The first reference to a relationship between the Zetas and El Salvador appeared in El Diario de Hoy at the end of 2009 in a report about members of the Mara Salvatrucha joining military exercises carried out by the Mexican group. Four months later, President Mauricio Funes admitted: “The Zetas have entered Salvadoran territory to make a field inspection and then to begin operating and establish connections with Salvadorans.”

How far have the gangs come?

At the time of the Mano Duro (Hard Hand) and Super Mano Duro governmental operations (2004-2005) , human rights organizations warned that such repressive measures would cause a counter reaction, leading young gang members to become more sophisticated and join more professional structures in order to survive the persecution. But neither public opinion nor the authorities were open to heeding that prediction at the time. Today, we can see that it has become a real trend.

In to a study conducted by Jeanette Aguilar and Marlon Carranza in 2008, 14% of Salvadoran gang members admitted to having relationships with organized crime bands, though most of them said they did so as individuals, not as a group decision. They claimed they collaborate with these gangs in two main activities—as hired guns (26.8%) and in arms trafficking (20.7%). They said they were not involved in regional drug trafficking, which, according to regional and US authorities, is the main motivation behind the regional anti-gang strategies guided and financed by the United States.

Was it the transport entrepreneurs?

One other group was interested in the September strike, in addition to ARENA, ANEP, organized crime and the various gangs: the bus entrepreneurs who have been threatening to bring their industry to a standstill since the FMLN won the elections.

Their threats are based on two arguments, which they have reiterated again and again. The first is their protest against the attacks on bus drivers and conductors by different gangs and organized crime groups asking for “protection money.” The second is their demand that the central government maintain and guarantee their subsidies.

They made their first threat in April 2009, a month after the presidential elections. The second came in May of this year, when the Association of Autobus Entrepreneurs (AEAS) called a strike that only paralyzed about 3% of the sector, an irrelevant figure compared with the 80% effectiveness of the September strike, when the carriers got “their strike” without all the political costs of being responsible for leaving most of the population on foot.

Whether through lack of interest or lack of ability, no previous government has ever seriously worked at improving the chaotic public transport service. When faced with any attempt to plan it better, the carriers have always managed to twist the government’s arm with threats of protests and stoppages. Possibly their lack of cohesion during Funes’ government is due to the firmness of the deputy transport minister, whose arm they’ve not been fully able to twist.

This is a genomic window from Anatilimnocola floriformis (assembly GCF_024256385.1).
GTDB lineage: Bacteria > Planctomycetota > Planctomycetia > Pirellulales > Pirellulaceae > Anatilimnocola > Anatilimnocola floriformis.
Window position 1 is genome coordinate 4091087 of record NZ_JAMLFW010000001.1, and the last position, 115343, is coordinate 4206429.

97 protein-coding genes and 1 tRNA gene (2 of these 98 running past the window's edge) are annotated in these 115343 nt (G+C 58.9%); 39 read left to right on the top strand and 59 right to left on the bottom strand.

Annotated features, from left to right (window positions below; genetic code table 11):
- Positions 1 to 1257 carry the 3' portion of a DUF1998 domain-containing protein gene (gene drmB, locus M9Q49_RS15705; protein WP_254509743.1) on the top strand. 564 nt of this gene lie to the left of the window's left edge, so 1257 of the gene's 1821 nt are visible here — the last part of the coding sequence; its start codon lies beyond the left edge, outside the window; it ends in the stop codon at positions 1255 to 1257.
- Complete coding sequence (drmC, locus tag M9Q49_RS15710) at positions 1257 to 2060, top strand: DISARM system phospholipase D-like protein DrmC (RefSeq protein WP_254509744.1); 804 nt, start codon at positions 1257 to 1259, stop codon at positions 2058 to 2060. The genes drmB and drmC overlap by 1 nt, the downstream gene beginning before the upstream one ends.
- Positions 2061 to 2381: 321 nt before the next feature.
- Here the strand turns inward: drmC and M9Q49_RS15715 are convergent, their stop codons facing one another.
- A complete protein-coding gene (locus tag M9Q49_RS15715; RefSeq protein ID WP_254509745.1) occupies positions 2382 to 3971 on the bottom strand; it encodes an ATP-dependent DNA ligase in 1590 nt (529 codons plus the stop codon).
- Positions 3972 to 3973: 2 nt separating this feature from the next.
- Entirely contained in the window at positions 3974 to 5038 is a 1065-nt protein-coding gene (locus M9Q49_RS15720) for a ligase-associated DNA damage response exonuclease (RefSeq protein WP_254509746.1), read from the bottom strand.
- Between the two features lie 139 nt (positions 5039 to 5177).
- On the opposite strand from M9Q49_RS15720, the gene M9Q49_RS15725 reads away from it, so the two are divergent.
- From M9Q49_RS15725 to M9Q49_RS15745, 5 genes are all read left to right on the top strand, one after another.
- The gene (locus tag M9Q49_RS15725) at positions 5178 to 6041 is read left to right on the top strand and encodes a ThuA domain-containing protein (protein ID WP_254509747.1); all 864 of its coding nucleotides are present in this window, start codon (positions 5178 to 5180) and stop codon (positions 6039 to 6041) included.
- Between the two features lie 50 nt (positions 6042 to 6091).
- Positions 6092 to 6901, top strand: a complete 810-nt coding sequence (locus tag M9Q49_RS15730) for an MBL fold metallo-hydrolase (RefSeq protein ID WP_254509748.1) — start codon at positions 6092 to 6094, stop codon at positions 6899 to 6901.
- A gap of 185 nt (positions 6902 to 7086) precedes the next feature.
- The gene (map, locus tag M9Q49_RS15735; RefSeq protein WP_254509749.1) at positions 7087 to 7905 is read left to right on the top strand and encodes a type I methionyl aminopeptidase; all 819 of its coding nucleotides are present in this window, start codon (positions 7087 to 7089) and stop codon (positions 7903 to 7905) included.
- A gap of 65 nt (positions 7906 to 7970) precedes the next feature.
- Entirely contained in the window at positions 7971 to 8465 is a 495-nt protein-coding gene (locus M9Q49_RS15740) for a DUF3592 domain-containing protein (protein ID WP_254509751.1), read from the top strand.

Beyond this sector’s economic demands are their obvious political alliances with the forces of the Right. Catalino Miranda, head of FECOATRANS, another bus owners’ association, is a former ARENA political leader and now heads a new rightwing party in formation called the Popular Party, together with Orlando Arévalo, a legislator expelled from the PCN in 2009. AEAS president Genaro Ramírez is a Legislative Assembly adviser for PCN representative Elizardo Lovo. Some of the bus owners, especially the leaders, form part of the rightwing bloc that has systematically trumpeted about ungovernability in El Salvador.

President Funes criticized the transport associations for their performance during the September strike. “Some of them wanted to take advantage of the situation and negotiate economic demands but we’re not going to let that happen. Some of them even said they should be given a bonus, an incentive, or that now is a good time to approve a fare increase.”

FMLN legislator Damián Alegría wrote in his blog: “We knew that on Saturday September 11 the carriers went to the offices of the PCN, the dictator’s old party, now allied to ARENA, to get paid for the three days they were on strike. Some people tried to report this to the rightwing media but they simply ignored it.”

US interests?

Yet another political event took place during the September strike whose outcome, like all the others, it speeded up: President Funes was negotiating to get US government support for the fight against delinquency and crime.